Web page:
Assessment of Rorschach response between patients with At Risk Mental State and schizophrenia

Poster A11, Monday, October 8, 11:30 am - 1:00 pm, Essex Ballroom

Naoko Kishimoto1, Sohei Kimoto1, Tsubasa Morimoto1, Junya Ueda1, Junzo Iida2, Toshifumi Kishimoto1; 1Department of Psychiatry, Nara Medical University School of Medicine, Kashihara, Nara, Japan, 2Faculty of Nursing, Nara Medical University School of Medicine, Kashihara, Nara, Japan

Objectives: At Risk Mental State (ARMS) is a remarkable concept of capturing the prodromal symptoms of those who could potentially develop psychosis or schizophrenia. Several lines of evidence suggest that an appropriate early intervention might ameliorate the onset and severity of schizophrenia. Therefore, identification of the specific biomarkers or psychological features should be informative to improve prediction and prognosis of who might develop a psychotic disorder. Here, we evaluated Rorschach profiles on the Rorschach test, which is widely used as a psychological test for psychosis, to compare quantitative tendencies between subjects with ARMS and first-episode schizophrenia (f-SZ). Methods: We performed the Rorschach test in intelligence quotient (IQ)-matched 17 ARMS and 20 f-SZ patients. Subsequently, Rorschach profiles were statistically compared between patients with ARMS and f-SZ. This study was approved by the Institutional Review Board at the Nara Medical University. Results: In the Rorschach Comprehensive System, patients with f-SZ had a significantly higher score on Whole (W) than patients with ARMS, likely providing that patients with f-SZ tend to make concerns easier to simplify. In addition, longitudinal course of ARMS was followed by medical record. Within ARMS group, no significant difference was observed in Rorschach variables between those who developed SZ and who have not developed SZ. Conclusions: The present findings reveal that individuals with f-SZ might have, at least in part, a different psychological aspect relative to those with ARMS at a person’s subconscious level, suggesting that the Rorschach test might be helpful to understand the clinical features of ARMS.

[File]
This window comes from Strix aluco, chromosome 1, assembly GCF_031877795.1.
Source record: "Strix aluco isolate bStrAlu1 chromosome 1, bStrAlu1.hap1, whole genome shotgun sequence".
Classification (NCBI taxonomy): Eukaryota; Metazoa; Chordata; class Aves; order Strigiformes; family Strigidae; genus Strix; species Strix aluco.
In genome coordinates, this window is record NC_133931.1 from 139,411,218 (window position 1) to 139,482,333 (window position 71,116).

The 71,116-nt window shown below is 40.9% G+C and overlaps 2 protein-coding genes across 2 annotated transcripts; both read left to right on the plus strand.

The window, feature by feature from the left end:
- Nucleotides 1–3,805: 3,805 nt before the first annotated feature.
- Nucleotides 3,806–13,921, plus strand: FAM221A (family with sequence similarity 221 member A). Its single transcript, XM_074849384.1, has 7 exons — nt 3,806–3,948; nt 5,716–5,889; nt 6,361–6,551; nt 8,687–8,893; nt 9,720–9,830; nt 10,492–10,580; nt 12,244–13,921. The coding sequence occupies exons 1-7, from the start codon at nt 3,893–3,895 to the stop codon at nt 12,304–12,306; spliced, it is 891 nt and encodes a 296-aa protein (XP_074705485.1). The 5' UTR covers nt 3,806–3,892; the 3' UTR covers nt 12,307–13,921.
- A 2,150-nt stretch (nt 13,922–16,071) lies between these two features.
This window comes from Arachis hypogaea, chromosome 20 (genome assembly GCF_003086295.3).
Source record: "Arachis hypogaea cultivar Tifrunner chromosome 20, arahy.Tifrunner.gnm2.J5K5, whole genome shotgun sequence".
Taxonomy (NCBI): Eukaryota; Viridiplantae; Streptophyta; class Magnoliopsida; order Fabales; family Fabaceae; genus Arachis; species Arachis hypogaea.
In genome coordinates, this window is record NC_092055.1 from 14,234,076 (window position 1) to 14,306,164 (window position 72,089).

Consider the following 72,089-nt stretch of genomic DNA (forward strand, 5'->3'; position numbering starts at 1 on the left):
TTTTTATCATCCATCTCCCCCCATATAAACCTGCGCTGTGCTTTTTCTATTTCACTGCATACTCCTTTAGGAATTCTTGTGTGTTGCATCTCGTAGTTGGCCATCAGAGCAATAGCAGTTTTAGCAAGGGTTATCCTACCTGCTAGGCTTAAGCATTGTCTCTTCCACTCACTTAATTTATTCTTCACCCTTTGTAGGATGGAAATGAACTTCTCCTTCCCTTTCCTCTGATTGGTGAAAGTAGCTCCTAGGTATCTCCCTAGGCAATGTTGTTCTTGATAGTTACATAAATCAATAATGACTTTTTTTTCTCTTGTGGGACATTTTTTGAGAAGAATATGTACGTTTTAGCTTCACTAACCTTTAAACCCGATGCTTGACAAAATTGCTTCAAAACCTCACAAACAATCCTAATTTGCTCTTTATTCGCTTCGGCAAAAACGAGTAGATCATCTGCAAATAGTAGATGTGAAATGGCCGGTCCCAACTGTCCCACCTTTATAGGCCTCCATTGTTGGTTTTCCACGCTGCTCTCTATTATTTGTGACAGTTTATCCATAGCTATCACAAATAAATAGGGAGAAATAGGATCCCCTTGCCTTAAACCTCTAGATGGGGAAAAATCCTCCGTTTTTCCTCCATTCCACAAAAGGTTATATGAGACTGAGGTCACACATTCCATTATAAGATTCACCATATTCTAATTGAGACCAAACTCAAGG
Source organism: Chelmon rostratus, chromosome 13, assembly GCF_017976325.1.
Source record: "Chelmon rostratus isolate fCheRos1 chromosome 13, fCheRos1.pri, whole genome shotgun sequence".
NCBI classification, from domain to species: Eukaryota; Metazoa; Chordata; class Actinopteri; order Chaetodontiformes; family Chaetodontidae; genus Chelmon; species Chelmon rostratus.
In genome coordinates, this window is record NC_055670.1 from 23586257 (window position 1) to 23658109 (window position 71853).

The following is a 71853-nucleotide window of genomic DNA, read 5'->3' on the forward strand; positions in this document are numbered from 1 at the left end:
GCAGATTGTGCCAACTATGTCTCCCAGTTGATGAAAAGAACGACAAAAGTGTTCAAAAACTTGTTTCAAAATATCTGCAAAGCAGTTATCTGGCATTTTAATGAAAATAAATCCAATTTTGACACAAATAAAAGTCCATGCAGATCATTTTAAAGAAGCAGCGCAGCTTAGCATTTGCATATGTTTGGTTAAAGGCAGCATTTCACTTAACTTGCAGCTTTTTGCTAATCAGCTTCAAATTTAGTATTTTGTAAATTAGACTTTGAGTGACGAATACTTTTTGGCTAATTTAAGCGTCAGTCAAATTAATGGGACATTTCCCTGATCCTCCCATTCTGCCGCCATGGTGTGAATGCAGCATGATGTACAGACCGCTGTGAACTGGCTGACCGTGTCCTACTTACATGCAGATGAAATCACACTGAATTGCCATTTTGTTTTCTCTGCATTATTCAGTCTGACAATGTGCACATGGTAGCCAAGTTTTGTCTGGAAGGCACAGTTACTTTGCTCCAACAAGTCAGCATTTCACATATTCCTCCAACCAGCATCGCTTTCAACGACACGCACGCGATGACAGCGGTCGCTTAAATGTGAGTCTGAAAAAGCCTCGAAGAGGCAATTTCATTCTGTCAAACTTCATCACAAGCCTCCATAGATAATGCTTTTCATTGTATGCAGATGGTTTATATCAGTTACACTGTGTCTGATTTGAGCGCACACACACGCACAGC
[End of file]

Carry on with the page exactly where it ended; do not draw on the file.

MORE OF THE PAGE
Topic Area: Diagnosis and Phenomenology

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